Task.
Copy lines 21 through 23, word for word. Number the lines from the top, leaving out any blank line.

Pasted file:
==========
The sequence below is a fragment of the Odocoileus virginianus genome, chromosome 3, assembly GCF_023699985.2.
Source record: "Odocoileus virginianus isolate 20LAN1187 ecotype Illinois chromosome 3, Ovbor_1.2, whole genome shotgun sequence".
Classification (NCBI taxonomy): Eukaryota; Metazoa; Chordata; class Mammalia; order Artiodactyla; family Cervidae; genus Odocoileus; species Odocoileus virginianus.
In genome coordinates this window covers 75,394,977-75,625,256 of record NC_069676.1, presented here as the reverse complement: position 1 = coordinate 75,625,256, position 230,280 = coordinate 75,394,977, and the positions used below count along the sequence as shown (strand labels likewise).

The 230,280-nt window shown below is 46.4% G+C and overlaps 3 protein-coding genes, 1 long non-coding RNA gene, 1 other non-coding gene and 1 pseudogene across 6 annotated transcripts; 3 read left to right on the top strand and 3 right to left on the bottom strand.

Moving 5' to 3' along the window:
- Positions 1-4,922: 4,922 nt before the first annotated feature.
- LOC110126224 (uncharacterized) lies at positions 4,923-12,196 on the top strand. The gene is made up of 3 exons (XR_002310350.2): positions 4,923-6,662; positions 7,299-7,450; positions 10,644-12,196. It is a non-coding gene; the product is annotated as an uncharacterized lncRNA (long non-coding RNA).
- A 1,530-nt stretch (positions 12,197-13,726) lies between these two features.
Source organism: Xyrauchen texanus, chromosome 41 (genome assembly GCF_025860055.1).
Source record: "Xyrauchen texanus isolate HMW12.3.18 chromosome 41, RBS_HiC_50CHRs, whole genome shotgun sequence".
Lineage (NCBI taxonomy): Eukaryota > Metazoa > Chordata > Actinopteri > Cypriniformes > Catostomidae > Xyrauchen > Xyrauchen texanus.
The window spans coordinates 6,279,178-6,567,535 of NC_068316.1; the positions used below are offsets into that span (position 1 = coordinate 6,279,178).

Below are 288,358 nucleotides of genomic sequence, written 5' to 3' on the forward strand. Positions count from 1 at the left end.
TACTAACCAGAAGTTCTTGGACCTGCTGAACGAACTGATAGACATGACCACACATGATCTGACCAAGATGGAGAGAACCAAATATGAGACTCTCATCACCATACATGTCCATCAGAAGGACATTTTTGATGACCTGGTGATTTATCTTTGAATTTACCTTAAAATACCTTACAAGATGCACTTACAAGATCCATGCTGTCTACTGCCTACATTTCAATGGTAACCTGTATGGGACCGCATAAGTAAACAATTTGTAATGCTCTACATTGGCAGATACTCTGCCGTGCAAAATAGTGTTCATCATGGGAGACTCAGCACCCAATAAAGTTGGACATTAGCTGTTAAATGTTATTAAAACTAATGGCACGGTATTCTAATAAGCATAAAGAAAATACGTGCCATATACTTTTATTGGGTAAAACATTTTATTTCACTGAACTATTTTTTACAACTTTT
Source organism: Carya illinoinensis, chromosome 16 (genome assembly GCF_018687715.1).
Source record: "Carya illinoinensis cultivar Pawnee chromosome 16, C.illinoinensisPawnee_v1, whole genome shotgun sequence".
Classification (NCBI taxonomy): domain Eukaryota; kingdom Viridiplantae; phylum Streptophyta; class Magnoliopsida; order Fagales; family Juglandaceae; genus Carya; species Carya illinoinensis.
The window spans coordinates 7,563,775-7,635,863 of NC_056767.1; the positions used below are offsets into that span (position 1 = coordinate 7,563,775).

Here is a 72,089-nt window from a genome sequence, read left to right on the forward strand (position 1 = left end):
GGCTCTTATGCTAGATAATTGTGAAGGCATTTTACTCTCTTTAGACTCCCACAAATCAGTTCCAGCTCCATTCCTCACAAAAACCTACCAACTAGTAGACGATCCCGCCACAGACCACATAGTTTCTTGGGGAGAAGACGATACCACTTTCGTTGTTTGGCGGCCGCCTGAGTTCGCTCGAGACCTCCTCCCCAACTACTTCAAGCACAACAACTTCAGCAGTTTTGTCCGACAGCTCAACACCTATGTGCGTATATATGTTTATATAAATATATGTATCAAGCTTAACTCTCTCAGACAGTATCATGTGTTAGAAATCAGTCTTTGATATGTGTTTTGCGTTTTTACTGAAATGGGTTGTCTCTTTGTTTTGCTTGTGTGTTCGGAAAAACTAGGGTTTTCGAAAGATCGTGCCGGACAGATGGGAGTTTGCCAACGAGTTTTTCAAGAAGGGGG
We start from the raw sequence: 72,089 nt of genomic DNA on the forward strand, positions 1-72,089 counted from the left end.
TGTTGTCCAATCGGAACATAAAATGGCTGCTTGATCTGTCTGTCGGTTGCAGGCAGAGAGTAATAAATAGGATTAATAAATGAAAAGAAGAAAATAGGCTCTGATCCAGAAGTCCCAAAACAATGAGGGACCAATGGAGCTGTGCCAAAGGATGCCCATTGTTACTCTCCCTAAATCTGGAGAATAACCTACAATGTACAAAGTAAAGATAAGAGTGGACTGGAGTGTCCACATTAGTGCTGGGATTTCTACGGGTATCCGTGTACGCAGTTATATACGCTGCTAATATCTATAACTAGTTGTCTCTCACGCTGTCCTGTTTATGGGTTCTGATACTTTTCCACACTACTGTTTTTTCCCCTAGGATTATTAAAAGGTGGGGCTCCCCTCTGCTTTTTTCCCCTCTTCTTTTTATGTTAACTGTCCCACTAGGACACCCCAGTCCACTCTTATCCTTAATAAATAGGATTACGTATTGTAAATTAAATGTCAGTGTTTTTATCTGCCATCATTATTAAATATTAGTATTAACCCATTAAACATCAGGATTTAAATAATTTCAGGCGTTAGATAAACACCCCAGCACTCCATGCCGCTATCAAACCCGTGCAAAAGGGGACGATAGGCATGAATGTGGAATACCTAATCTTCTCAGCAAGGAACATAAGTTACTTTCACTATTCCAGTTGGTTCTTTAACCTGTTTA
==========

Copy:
GGCTCTTATGCTAGATAATTGTGAAGGCATTTTACTCTCTTTAGACTCCCACAAATCAGTTCCAGCTCCATTCCTCACAAAAACCTACCAACTAGTAGACGATCCCGCCACAGACCACATAGTTTCTTGGGGAGAAGACGATACCACTTTCGTTGTTTGGCGGCCGCCTGAGTTCGCTCGAGACCTCCTCCCCAACTACTTCAAGCACAACAACTTCAGCAGTTTTGTCCGACAGCTCAACACCTATGTGCGTATATATGTTTATATAAATATATGTATCAAGCTTAACTCTCTCAGACAGTATCATGTGTTAGAAATCAGTCTTTGATATGTGTTTTGCGTTTTTACTGAAATGGGTTGTCTCTTTGTTTTGCTTGTGTGTTCGGAAAAACTAGGGTTTTCGAAAGATCGTGCCGGACAGATGGGAGTTTGCCAACGAGTTTTTCAAGAAGGGGG
We start from the raw sequence: 72,089 nt of genomic DNA on the forward strand, positions 1-72,089 counted from the left end.
TGTTGTCCAATCGGAACATAAAATGGCTGCTTGATCTGTCTGTCGGTTGCAGGCAGAGAGTAATAAATAGGATTAATAAATGAAAAGAAGAAAATAGGCTCTGATCCAGAAGTCCCAAAACAATGAGGGACCAATGGAGCTGTGCCAAAGGATGCCCATTGTTACTCTCCCTAAATCTGGAGAATAACCTACAATGTACAAAGTAAAGATAAGAGTGGACTGGAGTGTCCACATTAGTGCTGGGATTTCTACGGGTATCCGTGTACGCAGTTATATACGCTGCTAATATCTATAACTAGTTGTCTCTCACGCTGTCCTGTTTATGGGTTCTGATACTTTTCCACACTACTGTTTTTTCCCCTAGGATTATTAAAAGGTGGGGCTCCCCTCTGCTTTTTTCCCCTCTTCTTTTTATGTTAACTGTCCCACTAGGACACCCCAGTCCACTCTTATCCTTAATAAATAGGATTACGTATTGTAAATTAAATGTCAGTGTTTTTATCTGCCATCATTATTAAATATTAGTATTAACCCATTAAACATCAGGATTTAAATAATTTCAGGCGTTAGATAAACACCCCAGCACTCCATGCCGCTATCAAACCCGTGCAAAAGGGGACGATAGGCATGAATGTGGAATACCTAATCTTCTCAGCAAGGAACATAAGTTACTTTCACTATTCCAGTTGGTTCTTTAACCTGTTTA